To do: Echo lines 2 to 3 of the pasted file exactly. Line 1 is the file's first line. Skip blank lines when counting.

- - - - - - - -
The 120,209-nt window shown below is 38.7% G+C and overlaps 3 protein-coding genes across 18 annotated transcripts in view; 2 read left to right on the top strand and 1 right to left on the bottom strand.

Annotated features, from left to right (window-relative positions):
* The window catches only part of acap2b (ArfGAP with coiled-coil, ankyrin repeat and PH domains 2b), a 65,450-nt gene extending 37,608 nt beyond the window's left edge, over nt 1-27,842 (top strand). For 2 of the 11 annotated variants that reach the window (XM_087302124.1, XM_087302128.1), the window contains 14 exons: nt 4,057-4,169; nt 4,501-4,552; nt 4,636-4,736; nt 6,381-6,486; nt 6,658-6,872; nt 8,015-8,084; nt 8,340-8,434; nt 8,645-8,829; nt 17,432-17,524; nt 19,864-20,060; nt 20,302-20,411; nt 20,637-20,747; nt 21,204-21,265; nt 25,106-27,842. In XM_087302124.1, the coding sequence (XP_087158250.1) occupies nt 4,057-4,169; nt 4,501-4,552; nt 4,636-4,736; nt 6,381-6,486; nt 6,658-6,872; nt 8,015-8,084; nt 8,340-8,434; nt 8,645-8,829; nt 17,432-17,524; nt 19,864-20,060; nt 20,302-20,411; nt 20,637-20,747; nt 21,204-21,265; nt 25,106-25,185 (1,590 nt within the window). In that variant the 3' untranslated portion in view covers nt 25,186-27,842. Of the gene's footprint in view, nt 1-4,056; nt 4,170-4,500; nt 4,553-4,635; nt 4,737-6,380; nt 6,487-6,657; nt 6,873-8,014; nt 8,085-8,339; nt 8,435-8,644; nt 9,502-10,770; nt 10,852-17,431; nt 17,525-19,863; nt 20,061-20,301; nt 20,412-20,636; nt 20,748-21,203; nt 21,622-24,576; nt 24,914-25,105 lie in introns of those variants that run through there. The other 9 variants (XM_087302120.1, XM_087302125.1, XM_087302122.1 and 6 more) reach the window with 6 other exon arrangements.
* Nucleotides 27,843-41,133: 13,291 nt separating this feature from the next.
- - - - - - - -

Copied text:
Annotated features, from left to right (window-relative positions):
* The window catches only part of acap2b (ArfGAP with coiled-coil, ankyrin repeat and PH domains 2b), a 65,450-nt gene extending 37,608 nt beyond the window's left edge, over nt 1-27,842 (top strand). For 2 of the 11 annotated variants that reach the window (XM_087302124.1, XM_087302128.1), the window contains 14 exons: nt 4,057-4,169; nt 4,501-4,552; nt 4,636-4,736; nt 6,381-6,486; nt 6,658-6,872; nt 8,015-8,084; nt 8,340-8,434; nt 8,645-8,829; nt 17,432-17,524; nt 19,864-20,060; nt 20,302-20,411; nt 20,637-20,747; nt 21,204-21,265; nt 25,106-27,842. In XM_087302124.1, the coding sequence (XP_087158250.1) occupies nt 4,057-4,169; nt 4,501-4,552; nt 4,636-4,736; nt 6,381-6,486; nt 6,658-6,872; nt 8,015-8,084; nt 8,340-8,434; nt 8,645-8,829; nt 17,432-17,524; nt 19,864-20,060; nt 20,302-20,411; nt 20,637-20,747; nt 21,204-21,265; nt 25,106-25,185 (1,590 nt within the window). In that variant the 3' untranslated portion in view covers nt 25,186-27,842. Of the gene's footprint in view, nt 1-4,056; nt 4,170-4,500; nt 4,553-4,635; nt 4,737-6,380; nt 6,487-6,657; nt 6,873-8,014; nt 8,085-8,339; nt 8,435-8,644; nt 9,502-10,770; nt 10,852-17,431; nt 17,525-19,863; nt 20,061-20,301; nt 20,412-20,636; nt 20,748-21,203; nt 21,622-24,576; nt 24,914-25,105 lie in introns of those variants that run through there. The other 9 variants (XM_087302120.1, XM_087302125.1, XM_087302122.1 and 6 more) reach the window with 6 other exon arrangements.